Corpses floated down the rivers, others were expertly cleaved for birds to devour, death was in evidence everywhere he looked. If there were no death, there would be no religion. "Odd," Ko writes. "Tibet has no need for religion / yet it's nothing but religion."(19) He entered monasteries, at least those not leveled by the Red Guard during China's genocidal Cultural Revolution. He also visited Lhasa, Tibet's capitol. Its Potala, the former palace of a secession of Dalai Lamas who ruled Tibet, and continue to reign over its heart and soul, is now a museum in whose gloomy convolutions Ko tried to find himself reflected in its shadows. Finally, "I threw the mirror away, once and for all / Smashcrash! Jjengkurang! / I was on my way back."(20)

"Yet strange as it may seem, once the journey is completed, the reality which has hitherto been an inner and hidden one turns out to envelop, surround, or contain that which at first was outer and visible. As a result of internalization, one has moved out of external reality. Henceforth, spiritual reality envelops, surrounds, contains so-called material reality."(21)

Suffering from dysentery "so violent / that time itself spasmed,"(22) he returned to his house outside Seoul, to his family (At age 50, Ko married Lee Sang-Wha, a professor of English Literature and co-translator of this book. They have one daughter.) and friends, to slowly recuperate. Three years later he would begin the drafts of this book's sixty-five poems, the first of which is aptly titled, "Your Pilgrimage." Indeed, I feel as though I can walk with this book forever.



Note: Quotes not numbered are from the Poet's Preface in Himalaya Poems.

1- Ko, U. From, "New Year's Full Moon." Br. Anthony of Taizé, Translator.
2- Ko, U. (2006) The Three Way Tavern: Selected Poems. C. You and R. Silberg translators. Berkeley: The University of California Press.
3- Gach, G. (2006) “Pointing Beyond Words.” Bodhidharma Online. (Sept 1).
4- Haggard, R. (1971) She. London: Hodder.

5- See, A. David-Neel, Magic and Mystery in Tibet. New York: Dover, 1971.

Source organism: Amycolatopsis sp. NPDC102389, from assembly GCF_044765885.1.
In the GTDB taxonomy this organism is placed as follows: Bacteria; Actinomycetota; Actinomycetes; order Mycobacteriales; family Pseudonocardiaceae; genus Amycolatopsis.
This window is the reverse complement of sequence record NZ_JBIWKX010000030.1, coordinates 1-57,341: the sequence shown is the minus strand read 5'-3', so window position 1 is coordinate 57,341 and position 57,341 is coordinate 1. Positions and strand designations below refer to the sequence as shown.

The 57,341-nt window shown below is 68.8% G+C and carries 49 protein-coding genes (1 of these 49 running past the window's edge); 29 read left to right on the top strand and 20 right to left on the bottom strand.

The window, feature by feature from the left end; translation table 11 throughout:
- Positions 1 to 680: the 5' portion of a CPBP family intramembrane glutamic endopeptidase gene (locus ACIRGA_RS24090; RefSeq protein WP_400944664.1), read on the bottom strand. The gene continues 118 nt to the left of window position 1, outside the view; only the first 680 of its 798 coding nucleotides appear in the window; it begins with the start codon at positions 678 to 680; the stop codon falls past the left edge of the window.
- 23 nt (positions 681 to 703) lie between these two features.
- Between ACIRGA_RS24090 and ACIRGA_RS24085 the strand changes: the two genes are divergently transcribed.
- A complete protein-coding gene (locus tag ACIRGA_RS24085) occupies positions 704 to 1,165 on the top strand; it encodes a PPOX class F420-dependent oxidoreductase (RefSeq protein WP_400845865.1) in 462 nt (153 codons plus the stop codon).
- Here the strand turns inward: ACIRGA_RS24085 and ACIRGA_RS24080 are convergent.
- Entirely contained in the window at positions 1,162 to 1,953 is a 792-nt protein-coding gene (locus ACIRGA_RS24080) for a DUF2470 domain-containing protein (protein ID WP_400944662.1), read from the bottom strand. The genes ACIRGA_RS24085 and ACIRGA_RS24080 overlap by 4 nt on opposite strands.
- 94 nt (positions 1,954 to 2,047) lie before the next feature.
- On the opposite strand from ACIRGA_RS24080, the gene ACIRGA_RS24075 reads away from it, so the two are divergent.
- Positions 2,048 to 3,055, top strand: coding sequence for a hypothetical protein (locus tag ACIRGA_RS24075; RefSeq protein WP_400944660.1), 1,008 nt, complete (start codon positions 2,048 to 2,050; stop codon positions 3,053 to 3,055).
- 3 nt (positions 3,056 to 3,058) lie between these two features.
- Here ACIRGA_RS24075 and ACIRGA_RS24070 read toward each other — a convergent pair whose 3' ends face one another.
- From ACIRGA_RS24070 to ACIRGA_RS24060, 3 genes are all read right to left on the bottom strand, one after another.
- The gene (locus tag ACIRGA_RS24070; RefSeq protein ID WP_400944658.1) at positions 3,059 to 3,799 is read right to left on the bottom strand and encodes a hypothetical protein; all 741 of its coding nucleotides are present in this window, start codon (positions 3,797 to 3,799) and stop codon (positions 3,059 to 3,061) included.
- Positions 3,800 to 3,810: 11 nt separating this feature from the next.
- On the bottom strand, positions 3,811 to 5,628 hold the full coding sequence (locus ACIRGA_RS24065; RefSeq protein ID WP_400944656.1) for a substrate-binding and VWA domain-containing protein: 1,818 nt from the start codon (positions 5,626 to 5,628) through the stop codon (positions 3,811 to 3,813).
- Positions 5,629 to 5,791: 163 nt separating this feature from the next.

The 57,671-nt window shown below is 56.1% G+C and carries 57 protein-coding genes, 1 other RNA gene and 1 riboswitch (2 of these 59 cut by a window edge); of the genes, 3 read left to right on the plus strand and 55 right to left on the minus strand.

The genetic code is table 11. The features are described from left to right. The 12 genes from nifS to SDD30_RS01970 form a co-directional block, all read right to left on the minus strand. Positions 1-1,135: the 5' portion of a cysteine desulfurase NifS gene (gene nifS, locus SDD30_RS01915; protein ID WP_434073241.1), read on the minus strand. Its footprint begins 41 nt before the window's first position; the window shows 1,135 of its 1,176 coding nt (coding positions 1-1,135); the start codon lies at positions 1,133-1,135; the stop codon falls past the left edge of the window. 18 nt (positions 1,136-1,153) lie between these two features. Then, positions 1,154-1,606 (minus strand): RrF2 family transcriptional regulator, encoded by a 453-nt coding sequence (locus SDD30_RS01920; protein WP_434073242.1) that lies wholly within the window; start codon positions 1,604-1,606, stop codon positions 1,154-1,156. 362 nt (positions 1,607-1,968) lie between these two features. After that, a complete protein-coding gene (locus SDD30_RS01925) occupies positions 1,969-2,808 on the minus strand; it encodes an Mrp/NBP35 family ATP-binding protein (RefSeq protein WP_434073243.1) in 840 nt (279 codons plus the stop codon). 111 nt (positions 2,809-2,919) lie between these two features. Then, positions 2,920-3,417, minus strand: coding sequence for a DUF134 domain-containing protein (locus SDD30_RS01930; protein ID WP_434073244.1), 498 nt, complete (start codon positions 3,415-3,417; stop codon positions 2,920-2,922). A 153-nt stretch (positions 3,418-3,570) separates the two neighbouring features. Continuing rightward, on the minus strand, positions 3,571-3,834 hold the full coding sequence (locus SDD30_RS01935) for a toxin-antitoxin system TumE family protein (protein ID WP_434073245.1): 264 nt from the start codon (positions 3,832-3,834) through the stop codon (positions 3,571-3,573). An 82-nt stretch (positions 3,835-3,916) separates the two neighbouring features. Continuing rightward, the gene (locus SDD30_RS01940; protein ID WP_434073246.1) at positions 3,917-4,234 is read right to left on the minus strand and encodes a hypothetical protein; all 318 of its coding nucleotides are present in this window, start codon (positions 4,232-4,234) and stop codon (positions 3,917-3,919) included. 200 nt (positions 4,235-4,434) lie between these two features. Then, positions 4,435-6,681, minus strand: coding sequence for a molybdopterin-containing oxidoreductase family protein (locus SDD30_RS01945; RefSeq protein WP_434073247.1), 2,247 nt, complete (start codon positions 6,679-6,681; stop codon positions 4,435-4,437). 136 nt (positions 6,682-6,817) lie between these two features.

6- Younghusband, F. (1910) India and Tibet. London: John Murray.
7 - See, D. L. Barnhill, Bashō's Journey. Albany: State University of New York Press, 2005.
8 - Santōka, T. (2003) Burton Watson, Translator, For All My Walking. New York: Columbia University Press.
9 - Ko, U. From, "Your Pilgrimage."
10- Ko, U. From, "The Himalayas."
11- Ko, U. From, "That Name."
12- Ko, U. From, "A Life."
13- Choi, W. (2003) ”Ko Un’s Place in Modern Korean Poetry.” Conference on "The Poetic World of Ko Un." Stockholm University, Sweden.
14- Ko, U. From, "Children."
15- Ko, U. From, "Snowman."
16- Weishaus, J. (2003-4) "The Silence of Sasquatch."
17- Blakeney, T.S. (1979) "Kailas: A Holy Mountain." In, The Mountain Spirit, M.C. Tobias and H. Dresdo, Editors. Woodstock: The Overlook Press.
18- Ko, U. From, "The Blink Man of Mount Sumeru.
19 - Ko. U. From, "Tibetan Night."
20- Ko, U. From, "Leave-Taking." This refers to This reflects on the famous story of Huineng (638-713), the Sixth Patriarch of Zen Buddhism. When he was a lowly monk in the Fifth Patriarch's monastery, the Master asked the monks to write their understanding of Buddhism. Shenxiu, the Head Monk, was the only one to reply:

The body is a Bodhi tree,
The mind a bright standing mirror.
At all times polish it diligently,
Let no dust alight.

Hearing this read aloud, Hui-neng, as he was illiterate, Hui-neng asked someone to write a reply:

Bodhi is without any tree.
The bright mirror doesn't stand.
As not a single thing exists,
Where could any dust come from?

Even though he was the low monk of the totem pole, this gained him (in secret, because of Shenxiu’s jealousy) the Fifth Patriarch’s robe and bowl.

21- Corbin, H. (1972) “Mundus Imaginalis or the Imaginary and the Imaginal.” Spring Journal.
22- Ku, U. From, "Confession."